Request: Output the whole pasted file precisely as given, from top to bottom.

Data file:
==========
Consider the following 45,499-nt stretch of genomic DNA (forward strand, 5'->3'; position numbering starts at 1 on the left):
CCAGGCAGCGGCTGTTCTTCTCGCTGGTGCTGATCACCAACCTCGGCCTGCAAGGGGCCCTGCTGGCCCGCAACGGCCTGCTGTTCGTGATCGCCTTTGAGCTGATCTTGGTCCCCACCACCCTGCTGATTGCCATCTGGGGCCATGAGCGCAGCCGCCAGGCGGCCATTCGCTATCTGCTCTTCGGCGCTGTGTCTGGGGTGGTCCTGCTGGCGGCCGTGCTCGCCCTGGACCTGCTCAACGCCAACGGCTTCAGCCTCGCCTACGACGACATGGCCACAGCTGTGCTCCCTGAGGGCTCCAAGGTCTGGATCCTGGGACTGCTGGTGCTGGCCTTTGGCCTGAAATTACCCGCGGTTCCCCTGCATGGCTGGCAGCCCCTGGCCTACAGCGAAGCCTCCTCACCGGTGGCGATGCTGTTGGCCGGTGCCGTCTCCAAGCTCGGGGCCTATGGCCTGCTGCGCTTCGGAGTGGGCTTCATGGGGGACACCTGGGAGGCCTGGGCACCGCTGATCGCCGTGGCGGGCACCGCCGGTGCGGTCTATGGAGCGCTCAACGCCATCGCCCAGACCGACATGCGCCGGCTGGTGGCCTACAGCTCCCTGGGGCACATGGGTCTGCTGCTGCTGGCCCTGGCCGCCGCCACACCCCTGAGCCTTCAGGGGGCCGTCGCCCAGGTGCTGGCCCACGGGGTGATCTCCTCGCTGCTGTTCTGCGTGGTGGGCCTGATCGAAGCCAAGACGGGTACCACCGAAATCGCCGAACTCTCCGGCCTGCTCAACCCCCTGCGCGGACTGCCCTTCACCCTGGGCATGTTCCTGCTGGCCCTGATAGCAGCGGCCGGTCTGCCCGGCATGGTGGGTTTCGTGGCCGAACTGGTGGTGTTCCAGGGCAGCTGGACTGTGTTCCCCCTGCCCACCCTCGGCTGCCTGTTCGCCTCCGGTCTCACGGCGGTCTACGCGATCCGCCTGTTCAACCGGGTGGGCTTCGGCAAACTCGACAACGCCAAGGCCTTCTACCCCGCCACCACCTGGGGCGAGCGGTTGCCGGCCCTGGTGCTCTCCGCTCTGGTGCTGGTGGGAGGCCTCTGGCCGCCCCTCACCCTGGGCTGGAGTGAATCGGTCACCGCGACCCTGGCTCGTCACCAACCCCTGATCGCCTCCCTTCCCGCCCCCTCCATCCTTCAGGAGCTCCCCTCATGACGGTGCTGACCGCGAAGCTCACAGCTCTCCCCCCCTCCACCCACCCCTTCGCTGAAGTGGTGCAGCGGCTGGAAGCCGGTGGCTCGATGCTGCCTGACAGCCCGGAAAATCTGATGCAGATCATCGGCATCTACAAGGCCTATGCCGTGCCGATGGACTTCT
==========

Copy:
Consider the following 45,499-nt stretch of genomic DNA (forward strand, 5'->3'; position numbering starts at 1 on the left):
CCAGGCAGCGGCTGTTCTTCTCGCTGGTGCTGATCACCAACCTCGGCCTGCAAGGGGCCCTGCTGGCCCGCAACGGCCTGCTGTTCGTGATCGCCTTTGAGCTGATCTTGGTCCCCACCACCCTGCTGATTGCCATCTGGGGCCATGAGCGCAGCCGCCAGGCGGCCATTCGCTATCTGCTCTTCGGCGCTGTGTCTGGGGTGGTCCTGCTGGCGGCCGTGCTCGCCCTGGACCTGCTCAACGCCAACGGCTTCAGCCTCGCCTACGACGACATGGCCACAGCTGTGCTCCCTGAGGGCTCCAAGGTCTGGATCCTGGGACTGCTGGTGCTGGCCTTTGGCCTGAAATTACCCGCGGTTCCCCTGCATGGCTGGCAGCCCCTGGCCTACAGCGAAGCCTCCTCACCGGTGGCGATGCTGTTGGCCGGTGCCGTCTCCAAGCTCGGGGCCTATGGCCTGCTGCGCTTCGGAGTGGGCTTCATGGGGGACACCTGGGAGGCCTGGGCACCGCTGATCGCCGTGGCGGGCACCGCCGGTGCGGTCTATGGAGCGCTCAACGCCATCGCCCAGACCGACATGCGCCGGCTGGTGGCCTACAGCTCCCTGGGGCACATGGGTCTGCTGCTGCTGGCCCTGGCCGCCGCCACACCCCTGAGCCTTCAGGGGGCCGTCGCCCAGGTGCTGGCCCACGGGGTGATCTCCTCGCTGCTGTTCTGCGTGGTGGGCCTGATCGAAGCCAAGACGGGTACCACCGAAATCGCCGAACTCTCCGGCCTGCTCAACCCCCTGCGCGGACTGCCCTTCACCCTGGGCATGTTCCTGCTGGCCCTGATAGCAGCGGCCGGTCTGCCCGGCATGGTGGGTTTCGTGGCCGAACTGGTGGTGTTCCAGGGCAGCTGGACTGTGTTCCCCCTGCCCACCCTCGGCTGCCTGTTCGCCTCCGGTCTCACGGCGGTCTACGCGATCCGCCTGTTCAACCGGGTGGGCTTCGGCAAACTCGACAACGCCAAGGCCTTCTACCCCGCCACCACCTGGGGCGAGCGGTTGCCGGCCCTGGTGCTCTCCGCTCTGGTGCTGGTGGGAGGCCTCTGGCCGCCCCTCACCCTGGGCTGGAGTGAATCGGTCACCGCGACCCTGGCTCGTCACCAACCCCTGATCGCCTCCCTTCCCGCCCCCTCCATCCTTCAGGAGCTCCCCTCATGACGGTGCTGACCGCGAAGCTCACAGCTCTCCCCCCCTCCACCCACCCCTTCGCTGAAGTGGTGCAGCGGCTGGAAGCCGGTGGCTCGATGCTGCCTGACAGCCCGGAAAATCTGATGCAGATCATCGGCATCTACAAGGCCTATGCCGTGCCGATGGACTTCT